By Stephen Mathias
A nine judge constitutional bench of the Supreme Court of India has held the right to privacy is a fundamental right under the Constitution of India. Most notably, the decision was unanimous with 9 judges coming to the same conclusion through six separate judgments. Justice DY Chandrachud wrote the main judgment for himself and three other judges.
The court has held the right to privacy is part of the right to life and is on similar terms with the right to human dignity. The judgments have by and large held the view the right to privacy is also part of the “freedom rights” under Article 19 (right to speech, movement, etc) or under all of the fundamental rights enumerated in Part III of the Constitution. In arriving at this conclusion, the court examined past case law in India dealing with the right to privacy, as well as court decisions and jurisprudence in numerous other countries, including the US, EU, Canada and South Africa.
What does this decision portend for India? For a start, it will result in a paradigm shift in the way the government deals with personal information. Up till recently, not only has there been little protection of personal information but the government has largely practiced a “no privacy” policy. Large amounts of citizen data are freely available on government databases on the internet. In this digital age, this is becoming increasingly dangerous as it makes it easy for individuals to become victims of identity theft.
The judgment probably paves the way for the enactment of a comprehensive privacy legislation. Indeed, India will be one of the last remaining democracies in the world to enact a privacy law; most of North America, Europe, Japan, and the ASEAN region already have comprehensive privacy regulation in place. The government recently appointed a committee to recommend a framework for data protection and to prepare a draft enactment. So perhaps we are going down the right path already.
For supporters and opponents of Aadhaar, their euphoria and disappointment over the judgment is somewhat misplaced. Those who support Aadhaar have argued the social and economic benefits of Aadhaar far outweigh privacy concerns. It is more important to feed a poor man than worry about his privacy, so goes the argument. Opponents of Aadhaar believe its implementation is now in doubt and may collapse under constitutional challenge before the Supreme Court.
There is however a middle path, one I have been advocating for some time. The problem with Aadhaar is not so much with the biometric and other basic information that the UIDAI collects. That is undoubtedly important and needs to be protected, but some protection is already available under the Aadhaar Act.
The key concern with Aadhaar relates to information about individuals which is touched by the Aadhaar number. As Aadhaar is used for more and more government and quazi-government services, more and more databases will have your Aadhaar number in them. Once these databases are connected, a government official can, with a click of a mouse and some reasonably simple data analytics tools, engage in very extensive profiling. Indeed, such a profiling has never before been done in the history of the world and the consequences are nothing short of frightening.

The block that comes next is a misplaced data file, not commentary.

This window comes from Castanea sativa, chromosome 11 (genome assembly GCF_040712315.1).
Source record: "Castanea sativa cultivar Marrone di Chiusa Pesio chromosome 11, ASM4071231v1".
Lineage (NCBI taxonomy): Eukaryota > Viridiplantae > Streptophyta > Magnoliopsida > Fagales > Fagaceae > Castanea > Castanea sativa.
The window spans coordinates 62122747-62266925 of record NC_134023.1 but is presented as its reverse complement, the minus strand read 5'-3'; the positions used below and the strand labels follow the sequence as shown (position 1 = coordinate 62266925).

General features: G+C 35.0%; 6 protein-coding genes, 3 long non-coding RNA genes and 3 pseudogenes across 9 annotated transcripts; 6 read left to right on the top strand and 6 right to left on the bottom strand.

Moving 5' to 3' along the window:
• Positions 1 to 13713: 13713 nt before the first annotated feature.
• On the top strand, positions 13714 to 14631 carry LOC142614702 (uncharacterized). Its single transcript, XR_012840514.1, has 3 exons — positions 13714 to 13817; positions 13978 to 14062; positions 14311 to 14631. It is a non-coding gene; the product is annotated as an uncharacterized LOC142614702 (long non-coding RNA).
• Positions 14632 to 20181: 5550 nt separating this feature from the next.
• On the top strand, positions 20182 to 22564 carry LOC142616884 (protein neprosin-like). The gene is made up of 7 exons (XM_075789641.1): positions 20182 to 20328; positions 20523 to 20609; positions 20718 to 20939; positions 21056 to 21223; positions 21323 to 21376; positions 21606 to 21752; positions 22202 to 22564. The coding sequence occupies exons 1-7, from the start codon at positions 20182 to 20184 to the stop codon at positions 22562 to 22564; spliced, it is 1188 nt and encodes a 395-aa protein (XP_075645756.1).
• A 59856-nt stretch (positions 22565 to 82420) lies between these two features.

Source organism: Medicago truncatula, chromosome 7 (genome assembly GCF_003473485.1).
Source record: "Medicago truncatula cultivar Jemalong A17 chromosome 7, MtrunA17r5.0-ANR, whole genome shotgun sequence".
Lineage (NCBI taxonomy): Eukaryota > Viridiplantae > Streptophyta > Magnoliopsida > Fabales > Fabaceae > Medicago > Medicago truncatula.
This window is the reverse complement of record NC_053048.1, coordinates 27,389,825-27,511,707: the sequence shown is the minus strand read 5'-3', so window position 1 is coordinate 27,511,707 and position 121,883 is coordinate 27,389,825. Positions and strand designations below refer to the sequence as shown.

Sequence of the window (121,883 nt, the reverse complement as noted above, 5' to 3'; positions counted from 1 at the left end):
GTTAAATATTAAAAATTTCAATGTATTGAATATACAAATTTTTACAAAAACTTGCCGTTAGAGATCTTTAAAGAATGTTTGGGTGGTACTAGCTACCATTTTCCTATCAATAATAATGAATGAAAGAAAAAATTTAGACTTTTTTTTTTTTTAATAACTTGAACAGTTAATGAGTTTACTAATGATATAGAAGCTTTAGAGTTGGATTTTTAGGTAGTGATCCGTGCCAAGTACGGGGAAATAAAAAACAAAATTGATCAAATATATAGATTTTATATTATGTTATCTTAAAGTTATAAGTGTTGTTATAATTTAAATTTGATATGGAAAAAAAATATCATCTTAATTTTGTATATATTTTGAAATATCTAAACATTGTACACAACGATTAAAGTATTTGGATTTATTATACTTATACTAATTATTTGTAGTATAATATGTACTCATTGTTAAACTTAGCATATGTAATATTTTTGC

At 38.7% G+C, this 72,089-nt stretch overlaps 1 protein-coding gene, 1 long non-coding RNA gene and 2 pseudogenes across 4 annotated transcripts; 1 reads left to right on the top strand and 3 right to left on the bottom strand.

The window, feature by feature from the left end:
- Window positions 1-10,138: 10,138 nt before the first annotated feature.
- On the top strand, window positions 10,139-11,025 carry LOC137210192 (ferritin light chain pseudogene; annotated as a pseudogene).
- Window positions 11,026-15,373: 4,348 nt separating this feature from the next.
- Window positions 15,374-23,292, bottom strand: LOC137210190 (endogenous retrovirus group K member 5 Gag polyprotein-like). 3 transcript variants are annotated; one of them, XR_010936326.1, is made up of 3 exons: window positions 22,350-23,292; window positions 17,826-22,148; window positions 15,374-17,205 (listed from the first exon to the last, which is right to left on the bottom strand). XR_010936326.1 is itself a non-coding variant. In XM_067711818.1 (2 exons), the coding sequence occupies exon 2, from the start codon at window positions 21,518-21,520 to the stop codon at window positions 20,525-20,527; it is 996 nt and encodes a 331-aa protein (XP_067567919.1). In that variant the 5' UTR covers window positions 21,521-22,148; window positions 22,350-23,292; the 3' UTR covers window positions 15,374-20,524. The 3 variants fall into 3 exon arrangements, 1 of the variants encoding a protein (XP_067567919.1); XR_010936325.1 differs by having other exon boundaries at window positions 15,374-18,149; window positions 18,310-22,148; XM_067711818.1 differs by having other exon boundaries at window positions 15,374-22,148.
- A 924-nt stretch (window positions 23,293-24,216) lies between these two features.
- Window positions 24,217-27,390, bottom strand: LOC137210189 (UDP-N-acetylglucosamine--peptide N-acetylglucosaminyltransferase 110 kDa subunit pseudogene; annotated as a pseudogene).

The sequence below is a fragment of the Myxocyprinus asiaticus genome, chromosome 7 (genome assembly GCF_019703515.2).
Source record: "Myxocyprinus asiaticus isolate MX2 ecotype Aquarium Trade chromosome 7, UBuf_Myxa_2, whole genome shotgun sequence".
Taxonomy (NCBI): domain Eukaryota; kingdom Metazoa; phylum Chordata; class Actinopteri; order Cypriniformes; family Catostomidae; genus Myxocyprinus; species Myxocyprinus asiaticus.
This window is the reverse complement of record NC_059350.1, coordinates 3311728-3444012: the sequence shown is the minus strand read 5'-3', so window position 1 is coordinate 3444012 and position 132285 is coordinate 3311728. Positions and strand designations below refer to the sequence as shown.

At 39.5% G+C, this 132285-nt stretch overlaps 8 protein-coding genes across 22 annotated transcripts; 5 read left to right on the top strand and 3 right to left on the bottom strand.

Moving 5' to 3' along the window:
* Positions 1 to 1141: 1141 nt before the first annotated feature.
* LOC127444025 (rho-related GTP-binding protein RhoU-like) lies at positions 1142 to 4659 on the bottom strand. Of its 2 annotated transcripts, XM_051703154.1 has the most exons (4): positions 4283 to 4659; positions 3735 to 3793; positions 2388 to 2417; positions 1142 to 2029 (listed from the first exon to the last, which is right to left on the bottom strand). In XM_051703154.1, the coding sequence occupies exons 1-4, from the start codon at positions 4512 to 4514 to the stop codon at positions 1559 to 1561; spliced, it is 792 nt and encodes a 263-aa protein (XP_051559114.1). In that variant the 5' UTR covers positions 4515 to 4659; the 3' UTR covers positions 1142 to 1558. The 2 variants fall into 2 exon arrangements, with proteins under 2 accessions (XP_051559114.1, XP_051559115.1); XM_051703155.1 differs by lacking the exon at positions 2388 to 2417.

With this ruling, the Government will be forced to frame rules that guide when an individual’s personal information can be accessed and in what manner it can be used. Thereafter, Aadhaar can continue to be implemented and indeed, made mandatory for more services. As for those who wish to live without Aadhaar, this ruling is unlikely to help them. The right to privacy cannot result in an unfettered right to be left alone. Indeed, the judgments reiterate that government actions can limit the right to privacy provided it is done in a manner that meets the standards already laid down by the court to test infractions of fundamental rights.
A privacy law will have many other benefits, such as promoting greater reliability for India as a destination for offshoring or for the Government to deal with real privacy threats resulting from the increasingly digital world that we live in. The argument has been made that Aadhaar is no different from individuals divulging their personal information on social media sites. While there are significant differences between Aadhaar and such conduct and that should be debated separately, a privacy law will give the Government the framework to deal with these kinds of issues as well.
In enacting a privacy law, we need to be circumspect, drawing on the experiences of other countries. Privacy law is a fairly complex field; this is because personal information exists in so many different sectors – education, healthcare, banking, telecom, to mention just a few. Regulations need to take into account all sorts of different scenarios.
Indeed, one of the key requirements of a privacy law is a technology savvy and nimble Information Commissioner who can move quickly to adjust regulations to deal with real life scenarios which will play out regularly during the initial years. Further, the privacy authority needs to co-ordinate efforts with other sector based authorities, such as for example, the RBI in the banking space, so that multiple regulations can be implemented harmoniously.
We have every reason to celebrate, to be proud of our Supreme Court. This moves the country forward. But we have miles to go before we have a developed privacy ecosystem in place, with a statute, regulations and a sophisticated regulatory authority.
Stephen Mathias is a technology lawyer with law firm Kochhar & Co. with a specialisation in privacy law.